Monday, February 22, 2010

Jim Morrison's Grave (the Steve Taylor song) and Kurt Cobain

I was still a kid when the Doors received national attention, and I was still a kid when Jim Morrison died. But death didn't end the Doors' career. As Rolling Stone put it,

Ironically, the group’s best years began in 1980, nine years after Morrison’s death. With the release of the Danny Sugerman–Jerry Hopkins biography of Morrison, No One Here Gets Out Alive, sales of the Doors’ music and the already large Jim Morrison cult — spurred by his many admirers and imitators in new-wave bands — grew even more. Record sales for 1980 alone topped all previous figures; as one ROLLING STONE magazine cover line put it: “He’s Hot, He’s Sexy, He’s Dead.” And that was just the beginning.

Musician Steve Taylor went to Paris a few years after the Rolling Stone cover - Paris, the city where Jim Morrison died, and where he was buried. And he began thinking:

I went to Paris and visited Jim Morrison's grave. The experience made me think a lot about who Jim Morrison was and what he stood for. I was into The Doors' music and read a biography of Morrison called, No One Here Gets Out Alive. As I read the book, a picture emerged of Jim Morrison as someone who embraced the Rock-n-Roll myth, "It's better to burn out than to fade away."

We'll return to that myth later. But for now, let's return to Taylor:

I guess he thought of himself as somewhat of a "tortured artist" who not only believe that genius justifies cruelty but that genius and selfishness are inseparable. And that's really how he lived his life. He was very cruel to the people who were close to him, even the people who loved him. So this song is just my thought about going to the grave, almost a stream-of-consciousness lyric.

"Jim Morrison's Grave" asks the age-old question: Does artistry justify being a weasel? The last line of the song is, "The music covers like an evening mist/Like a watch still ticking on a dead man's wrist." Morrison left the world some intriguing music. As far as I'm concerned, that's not enough.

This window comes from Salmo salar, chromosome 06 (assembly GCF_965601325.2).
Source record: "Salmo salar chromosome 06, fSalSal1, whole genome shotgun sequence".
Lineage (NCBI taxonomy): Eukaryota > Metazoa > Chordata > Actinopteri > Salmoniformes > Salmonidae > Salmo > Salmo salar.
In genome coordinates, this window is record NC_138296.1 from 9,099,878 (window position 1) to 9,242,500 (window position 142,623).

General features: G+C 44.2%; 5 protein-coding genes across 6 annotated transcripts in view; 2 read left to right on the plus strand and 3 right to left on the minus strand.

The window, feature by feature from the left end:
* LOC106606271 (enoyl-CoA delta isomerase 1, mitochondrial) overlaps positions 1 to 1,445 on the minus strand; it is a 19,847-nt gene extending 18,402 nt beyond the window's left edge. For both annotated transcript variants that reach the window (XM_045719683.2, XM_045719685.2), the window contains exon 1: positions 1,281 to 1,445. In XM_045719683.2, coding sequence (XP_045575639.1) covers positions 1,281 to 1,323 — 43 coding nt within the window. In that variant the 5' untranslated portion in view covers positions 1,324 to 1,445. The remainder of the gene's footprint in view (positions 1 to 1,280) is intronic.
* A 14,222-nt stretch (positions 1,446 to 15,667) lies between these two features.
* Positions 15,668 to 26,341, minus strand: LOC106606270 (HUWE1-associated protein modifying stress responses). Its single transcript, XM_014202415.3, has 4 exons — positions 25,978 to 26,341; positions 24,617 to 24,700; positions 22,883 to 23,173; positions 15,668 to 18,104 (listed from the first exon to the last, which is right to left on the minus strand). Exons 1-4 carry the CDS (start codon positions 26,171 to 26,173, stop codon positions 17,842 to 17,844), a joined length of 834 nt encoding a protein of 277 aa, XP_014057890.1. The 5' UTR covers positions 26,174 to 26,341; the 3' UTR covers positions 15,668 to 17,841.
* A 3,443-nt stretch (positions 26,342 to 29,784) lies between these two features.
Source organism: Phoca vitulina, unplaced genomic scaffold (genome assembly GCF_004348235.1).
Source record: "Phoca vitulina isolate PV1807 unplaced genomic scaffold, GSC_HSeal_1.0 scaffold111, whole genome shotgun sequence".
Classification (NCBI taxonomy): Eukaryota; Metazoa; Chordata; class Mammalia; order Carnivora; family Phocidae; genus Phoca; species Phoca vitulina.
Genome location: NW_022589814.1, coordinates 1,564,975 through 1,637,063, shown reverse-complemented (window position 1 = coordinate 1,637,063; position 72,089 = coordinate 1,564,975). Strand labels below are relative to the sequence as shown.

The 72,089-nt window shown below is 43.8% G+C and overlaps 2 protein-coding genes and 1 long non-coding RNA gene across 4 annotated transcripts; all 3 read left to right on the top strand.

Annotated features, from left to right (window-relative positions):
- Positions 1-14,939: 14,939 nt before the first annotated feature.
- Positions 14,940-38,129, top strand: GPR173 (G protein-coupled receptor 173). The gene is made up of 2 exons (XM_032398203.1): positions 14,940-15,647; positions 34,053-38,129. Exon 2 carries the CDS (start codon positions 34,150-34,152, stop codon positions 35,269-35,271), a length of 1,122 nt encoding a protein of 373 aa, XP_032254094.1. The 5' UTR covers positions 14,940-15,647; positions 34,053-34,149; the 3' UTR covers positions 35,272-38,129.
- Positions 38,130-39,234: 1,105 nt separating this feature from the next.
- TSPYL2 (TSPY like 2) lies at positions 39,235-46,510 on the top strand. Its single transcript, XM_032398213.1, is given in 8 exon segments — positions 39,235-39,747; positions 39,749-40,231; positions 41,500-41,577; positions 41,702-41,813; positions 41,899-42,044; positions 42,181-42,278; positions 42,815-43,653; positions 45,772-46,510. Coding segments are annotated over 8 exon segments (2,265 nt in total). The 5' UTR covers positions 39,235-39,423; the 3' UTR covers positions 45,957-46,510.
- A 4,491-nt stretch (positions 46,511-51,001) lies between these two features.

Taylor released the album I Predict 1990 (the same album that included "I Blew Up the Clinic Real Good"; see my previous post) and included the song "Jim Morrison's Grave." The video can be found on YouTube:

The scenes in the video depict the Morrison mania that gripped the world in the 1980s. And Taylor's word wasn't the last word on the subject. Rolling Stone on Jim Morrison's grave after the predicted 1990 had arrived:

The Morrison cult continues to grow, particularly among the young. In 1990 his graffiti-covered headstone was stolen; in 1993, on what would have been his 50th birthday, hundreds of mourners — many not even born before he died — traveled from around the world to pay tribute. Because of the destruction these visitors often wreak on the cemetery during their pilgrimages, many Parisians petitioned to move Morrison’s grave when its 30-year lease expired in 2001; French officials, however, opted to leave Morrison’s remains in their resting place.

But remember the line that Taylor quoted above, "It's better to burn out than to fade away"? The line, which appeared in a Neil Young song (actually two Neil Young songs), was subsequently quoted by Kurt Cobain in his suicide note. In 1996, Taylor compared Cobain and Morrison:

[S]peaking of Kurt Cobain--who was, I think, far more honest and far less cruel--when anyone takes an unblinking look into the well, if they don't find living water, they'll find nothing but a black hole. I assume Kurt Cobain could only see the latter.
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